As a hymn to bromance, and an exploration of the comic possibilities of what happens when an idiot falls down a water slide, The Inbetweeners 2 is a truly crafted piece of work.
The Inbetweeners started life as a cheerfully bad taste British TV series about four teenagers on the fringe of social acceptance, then morphed into a hit feature film about the same kids on schoolies in Crete.
The Inbetweeners 2, its sequel, gives us a quartet, older but no wiser, who find themselves adrift in the Lucky Country. The Inbetweeners franchise has two key elements: male friendship and uncontrollable bodily fluids. These are themes that have the potential to endure – The Inbetweeners 7: The Nursing Home Years seems perfectly plausible – although the show’s creators, Iain Morris and Damon Beesley, have insisted there is no prospect of another instalment.
In the meantime, The Inbetweeners 2 movie, co-directed by Morris and Beesley, which opened last week in Britain, has just scored the highest weekend box office of the year.
After school, the four have gone their separate ways: Jay (James Buckley) the grossest of the four, has headed to Australia. He sends back ludicrously glowing reports and his three friends decide to join him Down Under, hoping against hope that his tales of endlessly obliging Aussie girls are true.
They have other reasons for their journey. Will (Simon Bird) is still smarting from the pranks of fellow students and a Harry Potter costume party humiliation. Simon (Joe Thomas) sees an escape from his controlling psycho girlfriend; and Neil (Blake Harrison) hopes he can fulfil his dream of becoming a dolphin trainer.
Alarm bells tend to go off when press aren’t invited to see a film before it gets released. In this case, it’s not because the movie is, as James Buckley’s character Jay might say, “wank”, but an effort to ramp the hype. After The Inbetweeners Movie grossed £40m at the box office it’s critic-proof and anyway, fans of the four ‘everylads’ from the Home Counties will be delighted to hear the jokes flow when Will, Neil and Simon surprise Jay in Australia for the ‘gap year’ trip of a lifetime.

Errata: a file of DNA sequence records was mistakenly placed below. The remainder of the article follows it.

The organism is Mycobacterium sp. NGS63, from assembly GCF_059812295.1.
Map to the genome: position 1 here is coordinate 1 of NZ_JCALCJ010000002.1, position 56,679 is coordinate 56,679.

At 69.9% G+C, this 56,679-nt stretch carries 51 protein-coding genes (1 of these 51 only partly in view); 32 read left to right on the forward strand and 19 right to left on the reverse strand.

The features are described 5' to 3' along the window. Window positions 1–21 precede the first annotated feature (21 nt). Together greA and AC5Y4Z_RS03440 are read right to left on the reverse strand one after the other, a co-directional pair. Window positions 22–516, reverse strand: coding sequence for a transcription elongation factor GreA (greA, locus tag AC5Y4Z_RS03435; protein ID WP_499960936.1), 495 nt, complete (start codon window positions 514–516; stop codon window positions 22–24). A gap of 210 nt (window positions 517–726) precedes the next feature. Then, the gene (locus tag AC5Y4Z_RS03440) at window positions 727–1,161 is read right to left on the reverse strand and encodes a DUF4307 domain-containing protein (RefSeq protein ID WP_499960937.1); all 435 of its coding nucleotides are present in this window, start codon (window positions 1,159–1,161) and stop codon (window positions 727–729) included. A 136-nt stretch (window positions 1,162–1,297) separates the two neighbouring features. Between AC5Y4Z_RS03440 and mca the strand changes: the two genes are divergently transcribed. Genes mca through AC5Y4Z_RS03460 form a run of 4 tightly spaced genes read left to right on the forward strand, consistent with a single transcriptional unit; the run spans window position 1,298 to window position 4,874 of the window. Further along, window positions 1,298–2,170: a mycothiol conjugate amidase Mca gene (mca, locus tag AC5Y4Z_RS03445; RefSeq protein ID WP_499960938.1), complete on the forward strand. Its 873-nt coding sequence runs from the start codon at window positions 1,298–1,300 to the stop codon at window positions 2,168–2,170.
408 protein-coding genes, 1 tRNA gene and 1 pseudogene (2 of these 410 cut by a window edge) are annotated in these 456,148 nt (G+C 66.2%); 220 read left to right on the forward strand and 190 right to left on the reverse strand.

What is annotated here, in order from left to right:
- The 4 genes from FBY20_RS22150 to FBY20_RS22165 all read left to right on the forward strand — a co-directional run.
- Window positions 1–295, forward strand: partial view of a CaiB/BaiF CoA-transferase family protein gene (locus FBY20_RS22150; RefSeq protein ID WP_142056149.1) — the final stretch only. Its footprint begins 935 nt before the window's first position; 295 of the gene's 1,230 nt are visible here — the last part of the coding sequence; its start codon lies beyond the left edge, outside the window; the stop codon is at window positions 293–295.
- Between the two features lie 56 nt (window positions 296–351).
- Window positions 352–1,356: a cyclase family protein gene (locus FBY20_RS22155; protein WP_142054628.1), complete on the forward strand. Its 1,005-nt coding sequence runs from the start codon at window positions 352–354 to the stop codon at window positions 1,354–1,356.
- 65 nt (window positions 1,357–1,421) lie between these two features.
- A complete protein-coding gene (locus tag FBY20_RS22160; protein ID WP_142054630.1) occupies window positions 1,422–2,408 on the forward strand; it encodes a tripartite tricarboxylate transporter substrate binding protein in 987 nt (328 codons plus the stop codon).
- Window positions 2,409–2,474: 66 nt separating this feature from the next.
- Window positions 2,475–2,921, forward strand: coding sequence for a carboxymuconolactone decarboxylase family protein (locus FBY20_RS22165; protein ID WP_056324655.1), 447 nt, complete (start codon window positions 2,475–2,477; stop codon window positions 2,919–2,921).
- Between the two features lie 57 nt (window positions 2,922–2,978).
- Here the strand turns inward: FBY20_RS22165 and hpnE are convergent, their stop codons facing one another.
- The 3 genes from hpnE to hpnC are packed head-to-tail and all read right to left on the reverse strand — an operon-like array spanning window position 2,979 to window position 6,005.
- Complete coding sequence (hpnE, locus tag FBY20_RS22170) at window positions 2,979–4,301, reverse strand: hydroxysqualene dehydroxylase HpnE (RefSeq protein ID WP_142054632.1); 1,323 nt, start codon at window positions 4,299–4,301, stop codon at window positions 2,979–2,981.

Jay lures his old schoolmates under false pretences: “He makes out he’s become this superstar DJ living in a mansion in Australia having sex with loads of amazing girls,” Buckley told NME. In fact, the self-proclaimed “bantersaurus” is a toilet attendant in a Sydney nightclub pining for ex-girlfriend Jane while dossing in a tent on his uncle’s lawn.
The guys are “down under” in the “bush” so, as you expect, the pair writer/director Damon Beesley and Iain Morris make the most of double entendres. It’s like a Carry On film for Generation Y as the four try not to commit the cardinal sin of putting “muff before mates.” If some of the gags don’t quite hit the mark, don’t worry there’ll be another threw right into your face – like the bit finds Blake Harrison’s Neil gets his balls licked by a dog while dressed as Hermione from Harry Potter.
If you want gross-out humour it’s coming at you by the bowel-full. In one orchestrally soundtracked sequence the major humiliation happens to Will (Simon Bird). An homage to Bill Murray’s golf comedy Caddyshack finds a camera-tracked fool in a swimming pool triggered by Neil’s “irritating bowels”.
The focus remains firmly on the delusional quartet, confidently drawn and depicted. Things fall away around them, however: the supporting characters are less deftly written, and the female characters are particularly disposable.
The Australian elements seem hastily inserted and incidental: the film could have been set in any country that had a water park and a place to get lost. But as a hymn to male bonding, and an exploration of the comic possibilities of what happens when a turd hits a water slide, The Inbetweeners 2 movie is a precisely crafted, assured piece of work.